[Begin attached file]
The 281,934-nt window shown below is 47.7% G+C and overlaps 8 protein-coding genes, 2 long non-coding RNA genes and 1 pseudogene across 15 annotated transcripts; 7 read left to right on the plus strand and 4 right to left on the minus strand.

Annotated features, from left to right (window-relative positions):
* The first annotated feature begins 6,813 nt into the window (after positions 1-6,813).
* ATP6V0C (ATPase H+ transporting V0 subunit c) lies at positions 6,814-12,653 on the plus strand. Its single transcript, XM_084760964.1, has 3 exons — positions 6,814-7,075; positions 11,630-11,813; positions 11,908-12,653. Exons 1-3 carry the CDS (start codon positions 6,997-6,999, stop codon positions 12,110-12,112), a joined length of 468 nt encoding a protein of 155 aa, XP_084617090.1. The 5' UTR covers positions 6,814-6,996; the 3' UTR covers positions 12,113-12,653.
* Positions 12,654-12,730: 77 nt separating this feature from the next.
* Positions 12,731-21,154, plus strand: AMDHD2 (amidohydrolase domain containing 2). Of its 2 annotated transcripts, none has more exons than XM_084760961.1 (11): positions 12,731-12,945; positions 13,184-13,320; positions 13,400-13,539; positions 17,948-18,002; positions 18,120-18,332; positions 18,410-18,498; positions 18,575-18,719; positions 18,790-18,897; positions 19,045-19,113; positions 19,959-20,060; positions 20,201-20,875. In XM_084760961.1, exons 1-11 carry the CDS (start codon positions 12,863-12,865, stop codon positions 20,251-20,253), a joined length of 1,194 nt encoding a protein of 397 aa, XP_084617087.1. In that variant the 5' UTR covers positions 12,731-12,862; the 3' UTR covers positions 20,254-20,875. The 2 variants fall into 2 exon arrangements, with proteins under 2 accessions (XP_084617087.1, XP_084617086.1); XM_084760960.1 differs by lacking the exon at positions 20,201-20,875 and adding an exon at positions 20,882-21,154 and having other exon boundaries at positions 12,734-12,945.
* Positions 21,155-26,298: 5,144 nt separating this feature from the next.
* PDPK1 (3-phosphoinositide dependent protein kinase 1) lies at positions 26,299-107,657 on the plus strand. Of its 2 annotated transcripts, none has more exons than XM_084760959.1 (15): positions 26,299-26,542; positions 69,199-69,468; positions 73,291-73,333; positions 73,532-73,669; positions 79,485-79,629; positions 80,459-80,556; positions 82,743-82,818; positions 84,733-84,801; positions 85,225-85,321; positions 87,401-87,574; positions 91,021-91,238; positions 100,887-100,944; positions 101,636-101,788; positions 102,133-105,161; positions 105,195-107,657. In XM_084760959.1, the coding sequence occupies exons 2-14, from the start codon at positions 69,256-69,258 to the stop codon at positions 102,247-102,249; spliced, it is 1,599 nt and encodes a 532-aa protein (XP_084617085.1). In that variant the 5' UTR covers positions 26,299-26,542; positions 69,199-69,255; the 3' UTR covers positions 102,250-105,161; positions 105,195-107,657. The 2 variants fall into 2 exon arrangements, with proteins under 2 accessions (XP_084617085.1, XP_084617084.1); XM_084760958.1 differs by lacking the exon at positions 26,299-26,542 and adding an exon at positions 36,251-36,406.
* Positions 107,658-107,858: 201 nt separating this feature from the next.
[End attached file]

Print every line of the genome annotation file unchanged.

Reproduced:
The 281,934-nt window shown below is 47.7% G+C and overlaps 8 protein-coding genes, 2 long non-coding RNA genes and 1 pseudogene across 15 annotated transcripts; 7 read left to right on the plus strand and 4 right to left on the minus strand.

Annotated features, from left to right (window-relative positions):
* The first annotated feature begins 6,813 nt into the window (after positions 1-6,813).
* ATP6V0C (ATPase H+ transporting V0 subunit c) lies at positions 6,814-12,653 on the plus strand. Its single transcript, XM_084760964.1, has 3 exons — positions 6,814-7,075; positions 11,630-11,813; positions 11,908-12,653. Exons 1-3 carry the CDS (start codon positions 6,997-6,999, stop codon positions 12,110-12,112), a joined length of 468 nt encoding a protein of 155 aa, XP_084617090.1. The 5' UTR covers positions 6,814-6,996; the 3' UTR covers positions 12,113-12,653.
* Positions 12,654-12,730: 77 nt separating this feature from the next.
* Positions 12,731-21,154, plus strand: AMDHD2 (amidohydrolase domain containing 2). Of its 2 annotated transcripts, none has more exons than XM_084760961.1 (11): positions 12,731-12,945; positions 13,184-13,320; positions 13,400-13,539; positions 17,948-18,002; positions 18,120-18,332; positions 18,410-18,498; positions 18,575-18,719; positions 18,790-18,897; positions 19,045-19,113; positions 19,959-20,060; positions 20,201-20,875. In XM_084760961.1, exons 1-11 carry the CDS (start codon positions 12,863-12,865, stop codon positions 20,251-20,253), a joined length of 1,194 nt encoding a protein of 397 aa, XP_084617087.1. In that variant the 5' UTR covers positions 12,731-12,862; the 3' UTR covers positions 20,254-20,875. The 2 variants fall into 2 exon arrangements, with proteins under 2 accessions (XP_084617087.1, XP_084617086.1); XM_084760960.1 differs by lacking the exon at positions 20,201-20,875 and adding an exon at positions 20,882-21,154 and having other exon boundaries at positions 12,734-12,945.
* Positions 21,155-26,298: 5,144 nt separating this feature from the next.
* PDPK1 (3-phosphoinositide dependent protein kinase 1) lies at positions 26,299-107,657 on the plus strand. Of its 2 annotated transcripts, none has more exons than XM_084760959.1 (15): positions 26,299-26,542; positions 69,199-69,468; positions 73,291-73,333; positions 73,532-73,669; positions 79,485-79,629; positions 80,459-80,556; positions 82,743-82,818; positions 84,733-84,801; positions 85,225-85,321; positions 87,401-87,574; positions 91,021-91,238; positions 100,887-100,944; positions 101,636-101,788; positions 102,133-105,161; positions 105,195-107,657. In XM_084760959.1, the coding sequence occupies exons 2-14, from the start codon at positions 69,256-69,258 to the stop codon at positions 102,247-102,249; spliced, it is 1,599 nt and encodes a 532-aa protein (XP_084617085.1). In that variant the 5' UTR covers positions 26,299-26,542; positions 69,199-69,255; the 3' UTR covers positions 102,250-105,161; positions 105,195-107,657. The 2 variants fall into 2 exon arrangements, with proteins under 2 accessions (XP_084617085.1, XP_084617084.1); XM_084760958.1 differs by lacking the exon at positions 26,299-26,542 and adding an exon at positions 36,251-36,406.
* Positions 107,658-107,858: 201 nt separating this feature from the next.